Our hearts are with the Carolinas, and with the cleanup process that is just beginning over there. With all of the the flooding that is hampering efforts to get in and even evaluate the damage, we know this will be a long road to recovery.
The slow onset of these hurricanes is a mixed bag, isn’t it? We prepare for doom, but doom doesn’t strike at every point … and then there is the inevitable frustration with media and public officials who didn’t get it exactly right or aren’t doing enough or should be handling things differently.
It’s very understandable, but I think we could all benefit from extending grace to everyone involved. Hurricanes are hard to deal with, full stop. So let’s all do what we can to help, and avoid pointing fingers.
And last week I wrote about preparing to deal with potential disasters in your future, on the financial front. I realized after the fact that I didn’t spend enough time on the earlier portion of the note, which went into the steps I recommend for climbing out of a hole — “cleaning up from a financial disaster”, if you will.
So this week I thought I’d dig a little deeper into how I’d suggest you go about doing that.
Six Steps To Debt Recovery By Godwin Obimah
“It’s not whether you get knocked down. It’s whether you get up.” – Vince Lombardi
As I sat down to write this article, it made me think about some Charlotte clients that I’ve walked with over the years who fought their way — successfully — out of debt that would have crushed other families.
How did they do that? Today I’ll tell you.
Here’s something they did NOT do: Borrow money to pay off more borrowed money (and call it savings).
Anyway, moving on from that.
To answer some of the questions we occasionally get from Charlotte clients facing tough times, I’ve put together a step-by-step debt recovery process which we often help people work through.
1. First, pay more than the minimums
If you only pay the minimum payment each month, your bill could continue to INCREASE, even if you completely stop using your card. This is called “negative amortization”–where you think you are paying on your debt but the additional fees and finance charges are more than the minimum payment. The bottom line is: Pay more than your minimum or you will eventually be in debt over your head.
2. Create an automated system
With online banking and automatic payment options, there are GREAT tools for ensuring you don’t mess up because of administrative chaos. If you feel you can’t manage all your bills by pen and paper, there are several good software programs available for keeping track of your financial records.
In fact, I recommend that you automate a payment ABOVE the minimum monthly payment, just to be certain that you start getting ahead of the game. Those minimum payments are rigged against you, and the only way to get ahead is to … get ahead. I have some more thoughts on automation in a moment.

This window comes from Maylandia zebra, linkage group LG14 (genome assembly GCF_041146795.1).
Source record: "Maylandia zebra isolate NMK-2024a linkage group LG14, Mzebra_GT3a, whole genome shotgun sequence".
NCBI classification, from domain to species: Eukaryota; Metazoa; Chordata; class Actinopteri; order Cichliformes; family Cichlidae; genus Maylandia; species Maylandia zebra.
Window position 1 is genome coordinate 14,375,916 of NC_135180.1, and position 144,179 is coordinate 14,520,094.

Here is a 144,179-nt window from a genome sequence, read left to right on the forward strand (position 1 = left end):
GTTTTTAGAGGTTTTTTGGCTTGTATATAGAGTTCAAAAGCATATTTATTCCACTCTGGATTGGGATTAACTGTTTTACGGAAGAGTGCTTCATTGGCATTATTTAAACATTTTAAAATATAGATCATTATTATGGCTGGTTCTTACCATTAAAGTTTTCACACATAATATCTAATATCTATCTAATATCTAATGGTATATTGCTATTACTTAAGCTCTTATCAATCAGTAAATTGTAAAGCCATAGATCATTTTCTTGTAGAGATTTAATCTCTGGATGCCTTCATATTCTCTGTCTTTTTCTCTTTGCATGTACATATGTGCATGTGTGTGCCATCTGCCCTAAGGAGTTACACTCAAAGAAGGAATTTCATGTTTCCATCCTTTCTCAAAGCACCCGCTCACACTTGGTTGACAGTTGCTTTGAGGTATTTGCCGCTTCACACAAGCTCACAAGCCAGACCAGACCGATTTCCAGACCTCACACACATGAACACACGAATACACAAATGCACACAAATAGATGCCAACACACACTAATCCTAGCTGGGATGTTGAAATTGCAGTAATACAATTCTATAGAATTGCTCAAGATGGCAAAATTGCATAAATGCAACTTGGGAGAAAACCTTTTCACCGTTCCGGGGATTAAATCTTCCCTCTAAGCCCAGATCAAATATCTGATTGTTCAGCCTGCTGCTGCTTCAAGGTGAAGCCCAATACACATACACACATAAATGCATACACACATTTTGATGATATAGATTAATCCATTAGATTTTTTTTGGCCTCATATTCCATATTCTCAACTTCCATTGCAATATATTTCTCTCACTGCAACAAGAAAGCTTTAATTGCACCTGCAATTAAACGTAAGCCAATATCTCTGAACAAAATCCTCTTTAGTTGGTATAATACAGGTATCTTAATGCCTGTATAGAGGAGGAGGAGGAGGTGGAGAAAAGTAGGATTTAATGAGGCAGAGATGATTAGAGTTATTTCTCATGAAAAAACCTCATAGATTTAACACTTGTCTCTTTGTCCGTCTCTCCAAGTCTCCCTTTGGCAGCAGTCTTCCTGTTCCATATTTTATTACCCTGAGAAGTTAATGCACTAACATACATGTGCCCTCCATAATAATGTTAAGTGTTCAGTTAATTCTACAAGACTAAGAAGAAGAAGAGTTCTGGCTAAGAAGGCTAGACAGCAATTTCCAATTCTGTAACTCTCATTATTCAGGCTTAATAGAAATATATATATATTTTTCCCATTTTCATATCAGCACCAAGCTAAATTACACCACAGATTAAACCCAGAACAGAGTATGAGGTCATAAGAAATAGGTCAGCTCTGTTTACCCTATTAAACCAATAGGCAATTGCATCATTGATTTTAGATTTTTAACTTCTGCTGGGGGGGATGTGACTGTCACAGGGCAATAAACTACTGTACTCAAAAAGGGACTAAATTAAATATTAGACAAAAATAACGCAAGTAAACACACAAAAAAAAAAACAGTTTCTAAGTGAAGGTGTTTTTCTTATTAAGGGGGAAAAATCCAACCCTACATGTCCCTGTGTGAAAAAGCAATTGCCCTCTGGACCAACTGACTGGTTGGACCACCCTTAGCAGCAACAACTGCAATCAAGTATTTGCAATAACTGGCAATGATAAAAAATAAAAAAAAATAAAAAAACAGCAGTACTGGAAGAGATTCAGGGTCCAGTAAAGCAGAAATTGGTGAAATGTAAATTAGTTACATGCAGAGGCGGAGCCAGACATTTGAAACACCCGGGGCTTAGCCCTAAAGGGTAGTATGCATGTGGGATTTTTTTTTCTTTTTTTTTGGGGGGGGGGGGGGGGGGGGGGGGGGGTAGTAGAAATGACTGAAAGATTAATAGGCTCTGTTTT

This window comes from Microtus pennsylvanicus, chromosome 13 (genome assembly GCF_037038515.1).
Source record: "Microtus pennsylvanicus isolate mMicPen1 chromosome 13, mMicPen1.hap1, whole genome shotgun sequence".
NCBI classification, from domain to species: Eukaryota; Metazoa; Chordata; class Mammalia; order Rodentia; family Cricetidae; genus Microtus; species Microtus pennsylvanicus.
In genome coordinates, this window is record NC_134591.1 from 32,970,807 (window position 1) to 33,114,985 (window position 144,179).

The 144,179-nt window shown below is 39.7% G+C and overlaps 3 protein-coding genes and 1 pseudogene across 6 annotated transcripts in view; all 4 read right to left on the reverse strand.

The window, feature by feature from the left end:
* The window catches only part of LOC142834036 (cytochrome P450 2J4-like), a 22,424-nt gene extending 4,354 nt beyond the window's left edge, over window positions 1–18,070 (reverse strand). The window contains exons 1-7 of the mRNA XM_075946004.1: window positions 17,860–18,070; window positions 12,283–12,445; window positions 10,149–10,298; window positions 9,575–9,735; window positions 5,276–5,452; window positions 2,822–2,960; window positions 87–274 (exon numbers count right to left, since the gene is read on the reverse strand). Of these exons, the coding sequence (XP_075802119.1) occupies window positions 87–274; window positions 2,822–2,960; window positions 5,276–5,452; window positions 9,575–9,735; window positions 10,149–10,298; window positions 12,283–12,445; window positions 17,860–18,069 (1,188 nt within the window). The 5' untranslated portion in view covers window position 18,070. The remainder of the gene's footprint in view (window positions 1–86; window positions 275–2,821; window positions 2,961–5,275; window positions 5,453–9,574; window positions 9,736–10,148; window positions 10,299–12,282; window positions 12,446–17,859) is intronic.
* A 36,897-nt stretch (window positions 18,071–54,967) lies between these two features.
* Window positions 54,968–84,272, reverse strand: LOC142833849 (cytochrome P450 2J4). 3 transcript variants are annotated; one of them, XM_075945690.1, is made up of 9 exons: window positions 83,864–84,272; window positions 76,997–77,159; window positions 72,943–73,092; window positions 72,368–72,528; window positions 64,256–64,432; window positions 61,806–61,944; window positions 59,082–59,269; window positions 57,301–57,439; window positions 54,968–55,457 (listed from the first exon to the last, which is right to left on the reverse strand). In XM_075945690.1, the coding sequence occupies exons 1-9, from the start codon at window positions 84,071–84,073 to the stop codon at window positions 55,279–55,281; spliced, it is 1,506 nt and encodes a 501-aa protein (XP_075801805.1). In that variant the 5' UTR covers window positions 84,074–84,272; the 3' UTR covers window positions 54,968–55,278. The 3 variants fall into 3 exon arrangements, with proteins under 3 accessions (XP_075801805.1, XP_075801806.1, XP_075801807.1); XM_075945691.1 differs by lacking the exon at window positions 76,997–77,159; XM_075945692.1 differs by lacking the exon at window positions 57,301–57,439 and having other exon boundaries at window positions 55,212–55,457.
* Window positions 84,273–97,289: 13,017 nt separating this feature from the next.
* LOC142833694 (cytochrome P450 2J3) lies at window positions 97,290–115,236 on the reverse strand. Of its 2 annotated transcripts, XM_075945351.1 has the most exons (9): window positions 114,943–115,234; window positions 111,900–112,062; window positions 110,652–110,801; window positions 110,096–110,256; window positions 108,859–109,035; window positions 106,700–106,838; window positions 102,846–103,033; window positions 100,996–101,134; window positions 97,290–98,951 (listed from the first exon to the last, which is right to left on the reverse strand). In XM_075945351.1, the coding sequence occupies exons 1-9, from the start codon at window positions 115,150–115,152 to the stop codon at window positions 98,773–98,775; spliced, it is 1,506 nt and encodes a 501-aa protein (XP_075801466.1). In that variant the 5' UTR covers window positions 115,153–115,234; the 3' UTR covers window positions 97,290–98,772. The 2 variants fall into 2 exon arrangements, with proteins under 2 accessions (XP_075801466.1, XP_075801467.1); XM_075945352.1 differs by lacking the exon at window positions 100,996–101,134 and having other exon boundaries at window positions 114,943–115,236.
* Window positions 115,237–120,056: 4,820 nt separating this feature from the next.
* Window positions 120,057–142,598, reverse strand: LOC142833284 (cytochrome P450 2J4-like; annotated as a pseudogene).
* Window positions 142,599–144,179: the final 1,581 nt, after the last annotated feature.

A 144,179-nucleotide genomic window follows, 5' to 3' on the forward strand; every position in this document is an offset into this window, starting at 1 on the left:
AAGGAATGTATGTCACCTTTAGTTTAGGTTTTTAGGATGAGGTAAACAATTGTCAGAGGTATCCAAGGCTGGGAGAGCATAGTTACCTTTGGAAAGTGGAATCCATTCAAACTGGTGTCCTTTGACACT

3. Yes, you can negotiate
No, you do not need to be an attorney or other professional to negotiate with your credit card company (negotiating with the IRS, on the other hand, is a very different story!). The rising amount of consumer debt in this country has made creditors realize that they need to be more understanding of their customers — if they hope to get any money back. If you file bankruptcy they are only going to get pennies on the dollar, so they are often willing to make deals.
4. Proactively contact your creditors — in writing
Open communication always helps. Usually credit card companies get ignored and end up sending delinquent files to a collections agency. So they’ll actually appreciate your openness in contacting them, and may be more understanding of your situation. Proactively dealing with your debt problem, rather than hiding, will not only help your financial problem, but will make you feel better about yourself as well.
5. Develop a simple tracking system
If you are not able to pay the full amount of your credit each month, you should still pay something to stay on top of it. You should work off of a written budget so you know exactly where you stand. Some experts suggest that you divide your monthly debt budget by the percentage each bill makes of the total and pay that amount.
Here’s an example: If you owe a total of $1,000, and one credit card is $800 and the other is $200, and you only have $100 available to pay for that month… You should pay $80 on the $800 balance, and $20 on the $200 balance. This way you are reducing each debt by the same percentage.
6. Do NOT be intimidated
No matter how forthcoming and honest you are, some creditors have been taught to be mean and downright nasty. Hang in there, and don’t let this tactic intimidate you.
Give us a call today, for help.
Until next week,
Godwin Obimah, EA,
(IRS Enrolled Agent)
Fellow®, (of The National Tax Practice Institute™)
Allied Tax & Accounting Consultants, LLC
5550 77 Center Drive, Suite 245
Charlotte, NC 28217